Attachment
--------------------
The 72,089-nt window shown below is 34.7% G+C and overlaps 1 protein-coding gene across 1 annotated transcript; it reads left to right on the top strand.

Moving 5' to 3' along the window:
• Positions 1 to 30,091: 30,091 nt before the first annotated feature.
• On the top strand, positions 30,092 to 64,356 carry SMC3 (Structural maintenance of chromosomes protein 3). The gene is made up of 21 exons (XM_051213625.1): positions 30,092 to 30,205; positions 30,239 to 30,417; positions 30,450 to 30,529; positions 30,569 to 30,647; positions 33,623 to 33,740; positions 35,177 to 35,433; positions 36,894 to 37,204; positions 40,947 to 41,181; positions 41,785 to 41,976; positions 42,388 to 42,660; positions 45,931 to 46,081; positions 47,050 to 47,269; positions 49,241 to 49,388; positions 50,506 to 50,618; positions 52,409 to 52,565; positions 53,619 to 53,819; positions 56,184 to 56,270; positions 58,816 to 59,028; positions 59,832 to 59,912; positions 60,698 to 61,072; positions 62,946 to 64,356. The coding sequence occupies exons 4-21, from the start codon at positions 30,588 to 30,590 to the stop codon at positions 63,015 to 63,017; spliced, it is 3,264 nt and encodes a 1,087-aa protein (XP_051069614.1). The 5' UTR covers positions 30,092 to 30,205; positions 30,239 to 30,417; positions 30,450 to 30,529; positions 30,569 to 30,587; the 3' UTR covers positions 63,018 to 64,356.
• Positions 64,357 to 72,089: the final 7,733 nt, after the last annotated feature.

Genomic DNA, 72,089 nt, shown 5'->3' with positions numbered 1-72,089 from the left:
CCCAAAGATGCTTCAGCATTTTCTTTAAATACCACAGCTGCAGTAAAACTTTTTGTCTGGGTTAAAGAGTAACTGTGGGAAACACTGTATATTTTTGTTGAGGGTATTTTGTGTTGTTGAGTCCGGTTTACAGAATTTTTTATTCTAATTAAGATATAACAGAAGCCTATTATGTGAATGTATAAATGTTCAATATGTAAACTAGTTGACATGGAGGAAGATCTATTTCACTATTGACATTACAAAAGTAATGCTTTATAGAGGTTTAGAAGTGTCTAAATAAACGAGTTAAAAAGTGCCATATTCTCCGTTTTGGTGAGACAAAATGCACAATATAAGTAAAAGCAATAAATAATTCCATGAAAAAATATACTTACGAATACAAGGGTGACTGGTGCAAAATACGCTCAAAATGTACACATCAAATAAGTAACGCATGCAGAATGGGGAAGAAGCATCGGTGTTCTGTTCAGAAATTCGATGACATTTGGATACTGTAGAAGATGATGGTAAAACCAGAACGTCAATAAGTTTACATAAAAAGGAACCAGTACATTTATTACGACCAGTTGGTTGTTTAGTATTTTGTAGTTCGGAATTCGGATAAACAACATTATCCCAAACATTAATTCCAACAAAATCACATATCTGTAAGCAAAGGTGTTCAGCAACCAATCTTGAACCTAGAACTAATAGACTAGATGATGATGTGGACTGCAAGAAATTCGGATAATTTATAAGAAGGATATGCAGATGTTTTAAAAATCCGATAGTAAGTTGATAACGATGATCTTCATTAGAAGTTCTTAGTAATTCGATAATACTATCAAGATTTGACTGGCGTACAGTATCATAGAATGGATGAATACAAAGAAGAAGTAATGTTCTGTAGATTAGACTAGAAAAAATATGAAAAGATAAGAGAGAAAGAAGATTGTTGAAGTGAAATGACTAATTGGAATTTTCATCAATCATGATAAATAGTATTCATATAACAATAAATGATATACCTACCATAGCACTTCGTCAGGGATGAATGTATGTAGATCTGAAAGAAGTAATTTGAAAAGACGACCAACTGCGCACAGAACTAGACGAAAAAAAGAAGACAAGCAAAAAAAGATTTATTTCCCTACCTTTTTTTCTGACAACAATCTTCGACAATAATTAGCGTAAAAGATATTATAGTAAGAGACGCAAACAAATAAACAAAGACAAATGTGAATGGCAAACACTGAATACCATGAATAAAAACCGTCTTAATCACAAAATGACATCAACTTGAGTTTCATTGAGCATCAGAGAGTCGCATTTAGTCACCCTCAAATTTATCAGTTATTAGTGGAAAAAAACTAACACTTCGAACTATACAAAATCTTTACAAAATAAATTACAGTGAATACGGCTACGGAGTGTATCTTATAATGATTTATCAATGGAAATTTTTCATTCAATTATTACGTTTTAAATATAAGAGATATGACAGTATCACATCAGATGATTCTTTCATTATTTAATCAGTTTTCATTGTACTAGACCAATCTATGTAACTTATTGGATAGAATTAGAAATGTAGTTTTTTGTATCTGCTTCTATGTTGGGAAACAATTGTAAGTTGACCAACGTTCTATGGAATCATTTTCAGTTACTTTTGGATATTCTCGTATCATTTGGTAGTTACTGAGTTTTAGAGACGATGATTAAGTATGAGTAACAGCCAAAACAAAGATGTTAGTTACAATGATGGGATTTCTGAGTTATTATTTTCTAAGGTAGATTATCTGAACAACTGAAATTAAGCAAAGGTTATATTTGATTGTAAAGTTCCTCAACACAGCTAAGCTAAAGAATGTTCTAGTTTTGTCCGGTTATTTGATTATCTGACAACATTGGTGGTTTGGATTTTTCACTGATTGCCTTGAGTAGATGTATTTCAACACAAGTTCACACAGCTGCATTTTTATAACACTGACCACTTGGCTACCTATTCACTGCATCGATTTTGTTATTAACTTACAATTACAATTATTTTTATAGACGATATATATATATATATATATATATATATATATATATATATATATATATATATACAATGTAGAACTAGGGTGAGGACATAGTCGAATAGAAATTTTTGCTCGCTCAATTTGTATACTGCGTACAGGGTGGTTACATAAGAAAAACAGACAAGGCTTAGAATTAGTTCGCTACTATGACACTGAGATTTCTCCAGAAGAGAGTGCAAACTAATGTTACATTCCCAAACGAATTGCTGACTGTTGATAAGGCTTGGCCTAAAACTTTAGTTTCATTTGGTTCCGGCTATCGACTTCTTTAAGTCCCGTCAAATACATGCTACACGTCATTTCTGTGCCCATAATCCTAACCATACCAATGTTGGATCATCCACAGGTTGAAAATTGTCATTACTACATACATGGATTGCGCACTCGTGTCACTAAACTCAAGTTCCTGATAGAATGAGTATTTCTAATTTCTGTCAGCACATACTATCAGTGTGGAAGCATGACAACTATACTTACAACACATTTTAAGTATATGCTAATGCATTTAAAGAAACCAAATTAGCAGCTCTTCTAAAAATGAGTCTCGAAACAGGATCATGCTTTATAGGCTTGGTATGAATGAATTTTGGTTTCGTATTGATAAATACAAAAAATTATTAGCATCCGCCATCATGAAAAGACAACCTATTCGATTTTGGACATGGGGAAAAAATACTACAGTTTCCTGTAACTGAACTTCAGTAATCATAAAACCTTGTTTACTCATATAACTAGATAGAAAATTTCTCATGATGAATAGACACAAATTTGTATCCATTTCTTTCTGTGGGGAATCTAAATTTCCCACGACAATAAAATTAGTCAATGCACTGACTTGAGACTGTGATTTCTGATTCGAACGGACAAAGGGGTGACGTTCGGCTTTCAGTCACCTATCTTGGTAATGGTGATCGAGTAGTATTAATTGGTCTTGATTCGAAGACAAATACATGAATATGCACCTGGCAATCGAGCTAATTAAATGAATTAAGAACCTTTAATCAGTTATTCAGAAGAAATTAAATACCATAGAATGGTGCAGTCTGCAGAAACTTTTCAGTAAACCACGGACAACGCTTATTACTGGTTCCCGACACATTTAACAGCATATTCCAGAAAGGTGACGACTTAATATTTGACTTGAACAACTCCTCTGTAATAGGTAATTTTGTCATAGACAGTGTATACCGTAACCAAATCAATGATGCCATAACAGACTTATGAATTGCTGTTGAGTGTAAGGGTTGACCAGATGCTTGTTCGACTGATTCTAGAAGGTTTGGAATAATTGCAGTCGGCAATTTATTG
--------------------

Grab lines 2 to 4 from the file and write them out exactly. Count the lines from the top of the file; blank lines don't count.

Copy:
Moving 5' to 3' along the window:
• Positions 1 to 30,091: 30,091 nt before the first annotated feature.
• On the top strand, positions 30,092 to 64,356 carry SMC3 (Structural maintenance of chromosomes protein 3). The gene is made up of 21 exons (XM_051213625.1): positions 30,092 to 30,205; positions 30,239 to 30,417; positions 30,450 to 30,529; positions 30,569 to 30,647; positions 33,623 to 33,740; positions 35,177 to 35,433; positions 36,894 to 37,204; positions 40,947 to 41,181; positions 41,785 to 41,976; positions 42,388 to 42,660; positions 45,931 to 46,081; positions 47,050 to 47,269; positions 49,241 to 49,388; positions 50,506 to 50,618; positions 52,409 to 52,565; positions 53,619 to 53,819; positions 56,184 to 56,270; positions 58,816 to 59,028; positions 59,832 to 59,912; positions 60,698 to 61,072; positions 62,946 to 64,356. The coding sequence occupies exons 4-21, from the start codon at positions 30,588 to 30,590 to the stop codon at positions 63,015 to 63,017; spliced, it is 3,264 nt and encodes a 1,087-aa protein (XP_051069614.1). The 5' UTR covers positions 30,092 to 30,205; positions 30,239 to 30,417; positions 30,450 to 30,529; positions 30,569 to 30,587; the 3' UTR covers positions 63,018 to 64,356.